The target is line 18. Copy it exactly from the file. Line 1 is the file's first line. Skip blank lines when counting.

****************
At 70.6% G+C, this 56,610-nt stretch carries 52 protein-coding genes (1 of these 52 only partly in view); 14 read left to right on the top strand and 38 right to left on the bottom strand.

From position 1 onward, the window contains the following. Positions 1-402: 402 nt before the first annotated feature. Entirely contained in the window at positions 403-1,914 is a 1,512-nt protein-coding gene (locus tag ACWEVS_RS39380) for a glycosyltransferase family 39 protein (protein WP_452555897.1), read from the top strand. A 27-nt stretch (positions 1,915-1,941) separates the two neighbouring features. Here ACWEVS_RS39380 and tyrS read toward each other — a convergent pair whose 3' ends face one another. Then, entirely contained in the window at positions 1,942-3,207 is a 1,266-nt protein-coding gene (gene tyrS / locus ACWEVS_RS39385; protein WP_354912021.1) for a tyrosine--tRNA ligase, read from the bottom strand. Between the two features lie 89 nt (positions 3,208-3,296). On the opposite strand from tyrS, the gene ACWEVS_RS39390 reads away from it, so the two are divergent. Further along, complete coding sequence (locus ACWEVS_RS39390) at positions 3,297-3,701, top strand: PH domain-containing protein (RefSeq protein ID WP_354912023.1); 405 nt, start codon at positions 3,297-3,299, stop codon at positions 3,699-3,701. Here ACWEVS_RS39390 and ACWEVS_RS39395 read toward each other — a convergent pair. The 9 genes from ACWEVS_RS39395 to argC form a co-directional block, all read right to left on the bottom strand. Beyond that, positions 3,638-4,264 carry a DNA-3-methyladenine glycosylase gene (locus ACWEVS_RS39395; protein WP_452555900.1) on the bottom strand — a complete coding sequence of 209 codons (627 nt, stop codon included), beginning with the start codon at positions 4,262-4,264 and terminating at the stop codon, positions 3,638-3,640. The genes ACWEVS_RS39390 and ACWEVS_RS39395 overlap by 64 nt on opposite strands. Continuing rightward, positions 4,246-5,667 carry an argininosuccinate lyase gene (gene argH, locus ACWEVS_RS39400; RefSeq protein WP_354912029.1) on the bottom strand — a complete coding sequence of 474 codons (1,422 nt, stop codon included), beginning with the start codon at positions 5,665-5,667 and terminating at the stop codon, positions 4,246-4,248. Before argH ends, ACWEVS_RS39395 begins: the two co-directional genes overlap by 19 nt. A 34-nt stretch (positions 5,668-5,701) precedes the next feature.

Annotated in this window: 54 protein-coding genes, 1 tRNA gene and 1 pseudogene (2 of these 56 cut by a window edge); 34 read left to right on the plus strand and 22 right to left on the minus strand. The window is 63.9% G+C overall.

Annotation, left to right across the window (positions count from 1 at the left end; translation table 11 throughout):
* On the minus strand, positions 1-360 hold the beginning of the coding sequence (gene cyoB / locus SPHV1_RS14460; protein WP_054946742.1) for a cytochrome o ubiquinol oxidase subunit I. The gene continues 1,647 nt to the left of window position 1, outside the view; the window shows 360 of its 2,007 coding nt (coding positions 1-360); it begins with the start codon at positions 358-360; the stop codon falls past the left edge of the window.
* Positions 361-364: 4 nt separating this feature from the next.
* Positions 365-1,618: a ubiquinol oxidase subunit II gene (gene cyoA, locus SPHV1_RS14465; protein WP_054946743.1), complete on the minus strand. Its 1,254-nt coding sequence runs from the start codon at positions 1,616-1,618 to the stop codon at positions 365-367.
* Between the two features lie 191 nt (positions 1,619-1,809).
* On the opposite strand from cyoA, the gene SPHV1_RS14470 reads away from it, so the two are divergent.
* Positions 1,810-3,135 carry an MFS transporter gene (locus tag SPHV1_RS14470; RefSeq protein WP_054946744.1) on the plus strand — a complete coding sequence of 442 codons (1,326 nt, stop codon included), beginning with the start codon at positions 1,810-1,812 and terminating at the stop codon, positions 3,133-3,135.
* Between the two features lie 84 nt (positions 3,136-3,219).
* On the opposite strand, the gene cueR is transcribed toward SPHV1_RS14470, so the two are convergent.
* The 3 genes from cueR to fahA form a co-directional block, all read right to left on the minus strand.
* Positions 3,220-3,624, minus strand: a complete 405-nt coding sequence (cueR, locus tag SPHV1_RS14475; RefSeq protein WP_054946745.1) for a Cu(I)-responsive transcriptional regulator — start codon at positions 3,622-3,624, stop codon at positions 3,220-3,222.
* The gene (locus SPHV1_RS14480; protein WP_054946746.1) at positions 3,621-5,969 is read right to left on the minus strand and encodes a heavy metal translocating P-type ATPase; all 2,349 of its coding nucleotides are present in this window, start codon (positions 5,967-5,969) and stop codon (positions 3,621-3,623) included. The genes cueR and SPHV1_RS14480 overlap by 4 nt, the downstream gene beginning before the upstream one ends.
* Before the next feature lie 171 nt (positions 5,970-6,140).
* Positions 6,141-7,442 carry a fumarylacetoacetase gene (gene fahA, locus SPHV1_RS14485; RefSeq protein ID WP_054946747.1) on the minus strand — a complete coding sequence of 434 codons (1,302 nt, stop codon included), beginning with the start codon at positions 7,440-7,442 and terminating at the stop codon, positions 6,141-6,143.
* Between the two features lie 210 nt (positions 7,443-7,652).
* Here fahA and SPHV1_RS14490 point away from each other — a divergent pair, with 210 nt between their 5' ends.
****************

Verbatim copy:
* Between the two features lie 210 nt (positions 7,443-7,652).